DDW Editor Reece Armstrong looks into recent research which may explain why cancers can become more aggressive.
Researchers in London and Milan may have discovered why cancers can become more aggressive without relying only on DNA mutations.
A lot of research to do with cancer has focused on the way cancers can occur and evolve due to mutations in DNA. However, this recent research indicates that ‘epigenetics’ – or the level of gene control within tumours – is crucial to how a cancer develops and progresses.
The research, published in Nature1,2 comprises of two studies looking at the role of epigenetics in bowel cancer and why cancer cells within the same tumour can be so different to one another.
The studies were led by teams at The Institute of Cancer Research, London, Human Technopole in Milan and Queen Mary University of London.
Epigenetics sees the three-dimensional structure of DNA undergo chemical changes without altering the DNA code itself. It can also control access to genes and has been recognised as playing an important role in the development of cancer.
Epigenetics involves chemical changes to the three-dimensional structure of DNA which don’t alter the DNA code itself but can control access to genes. It has increasingly been recognised as playing an important role in the development of cancer.
The researchers have characterised an extra level of control of cancer gene activity within tumours, describing the development as cancer’s ‘dark matter’.
In bowel cancer, the scientists tracked the influence of epigenetic control for how tumours grow, develop and evolve over time. They found signs that epigenetic changes are involved in cancer’s ability to evolve and become more aggressive.
The team collected 1,373 samples from 30 bowel cancers and found that epigenetic changes are common in cells which have become cancerous and occur around genes already known to drive cancer. They also found that epigenetic changes can be inherited by cells within each cell division, contributing to a cancer’s evolution. Moreso, the team found that epigenetic changes influence how cancer cells accumulate DNA mutations and that they had survival advantages which helped them to grow more than other cells.
In the second study, the scientists examined the DNA sequence in diverse samples taken from different parts of the same tumour. Understanding why tumours can have cancers cells remarkably different to each other could help scientists’ understand why some cells develop survival advantages and become resistant to cancer treatments.
The team found that less than 2% of changes in the DNA code in independent areas of a tumour were associated with changes in gene activity. They also found variation in cancer cell characteristics throughout tumours is often governed by factors other than DNA mutations.
Whilst the research is observational in nature, the studies help advance our understanding into how cancer develops in the body. The researchers state that DNA mutations help ‘set the scene’ for a cancer’s development and evolution, but that subsequent behaviour of cancer cells can be determined by factors such as epigenetics.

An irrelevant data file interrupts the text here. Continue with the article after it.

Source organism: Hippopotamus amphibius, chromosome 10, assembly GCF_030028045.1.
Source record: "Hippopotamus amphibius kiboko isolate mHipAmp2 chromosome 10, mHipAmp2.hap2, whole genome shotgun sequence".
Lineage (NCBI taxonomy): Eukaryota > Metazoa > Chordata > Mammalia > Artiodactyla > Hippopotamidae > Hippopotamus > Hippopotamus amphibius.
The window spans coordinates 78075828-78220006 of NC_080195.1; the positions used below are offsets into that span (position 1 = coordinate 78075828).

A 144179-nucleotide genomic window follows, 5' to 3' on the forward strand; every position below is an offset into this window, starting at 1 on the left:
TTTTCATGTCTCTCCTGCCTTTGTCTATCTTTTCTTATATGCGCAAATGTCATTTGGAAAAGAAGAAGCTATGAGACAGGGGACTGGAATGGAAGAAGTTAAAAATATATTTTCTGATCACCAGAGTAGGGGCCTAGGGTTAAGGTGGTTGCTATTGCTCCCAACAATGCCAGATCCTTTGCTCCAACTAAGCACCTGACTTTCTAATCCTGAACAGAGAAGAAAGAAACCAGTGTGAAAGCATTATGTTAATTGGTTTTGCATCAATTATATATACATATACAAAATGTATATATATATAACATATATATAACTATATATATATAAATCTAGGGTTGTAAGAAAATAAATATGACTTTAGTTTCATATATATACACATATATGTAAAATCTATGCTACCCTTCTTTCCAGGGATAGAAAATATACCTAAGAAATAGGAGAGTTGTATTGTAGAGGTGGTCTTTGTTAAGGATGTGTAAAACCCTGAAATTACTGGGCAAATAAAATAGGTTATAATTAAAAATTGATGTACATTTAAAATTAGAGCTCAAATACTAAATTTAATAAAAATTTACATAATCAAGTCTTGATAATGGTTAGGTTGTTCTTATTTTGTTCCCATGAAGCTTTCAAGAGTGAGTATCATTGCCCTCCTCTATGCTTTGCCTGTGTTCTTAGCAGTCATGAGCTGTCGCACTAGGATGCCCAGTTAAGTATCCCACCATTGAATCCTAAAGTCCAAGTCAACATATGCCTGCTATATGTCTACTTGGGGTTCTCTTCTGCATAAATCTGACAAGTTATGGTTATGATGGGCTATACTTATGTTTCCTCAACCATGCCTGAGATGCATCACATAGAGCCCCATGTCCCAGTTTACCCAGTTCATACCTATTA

This could explain why DNA tests don’t always predict how cancers will respond to certain treatments. It could also help lead to tailored treatments and more accurate cancer diagnostic tests.
Speaking about the research, Professor Trevor Graham, Director of the Centre for Evolution and Cancer at The Institute of Cancer Research, London, says: “We’ve unveiled an extra level of control for how cancers behave – something we liken to cancer’s ‘dark matter’. For years our understanding of cancer has focused on genetic mutations which permanently change the DNA code. But our research has shown that the way the DNA folds up can change which genes are read without altering the DNA code and this can be very important in determining how cancers behave.
“I hope our work will change the way we think about cancer and its treatment – and should ultimately affect the way patients are treated. Genetic testing for cancer mutations only gives us part of the picture about a person’s cancer – and is blind to ‘epigenetic’ changes to how genes are read. By testing for both genetic and epigenetic changes, we could, potentially, much more accurately predict which treatments will work best for a particular person’s cancer.”
Professor Kristian Helin, Chief Executive of The Institute of Cancer Research, London, says the discovery “represents an exciting advance in our understanding of cancer biology”.
“Cancer’s ability to rapidly change and evolve is a key reason why it is so hard to treat. Exactly how cancer cells do this, and the factors that control how it can adapt to evade treatment, is not well understood.
“This important work demonstrates the potential role of epigenetic regulation in the development of cancer and the complexity of its behaviour. It opens exciting future opportunities to assess cancer using both genetic and epigenetic tests, and eventually to treat cancer with epigenetic-directed drugs,” Professor Helin adds.
DDW Volume 24 – Issue 1, Winter 2022/2023
- Househam, J., Heide, T., Cresswell, G.D. et al. Phenotypic plasticity and genetic control in colorectal cancer evolution. Nature (2022). https://doi.org/10.1038/s41586-022-05311-x.
- Heide, T., Househam, J., Cresswell, G.D. et al. The co-evolution of the genome and epigenome in colorectal cancer. Nature (2022). https://doi.org/10.1038/s41586-022-05202-1.
Image shows: DNA unwinding from histones. The 3D structure of DNA can influence which genes can be turned on and off. Credit: Phospho Biomedical Animation.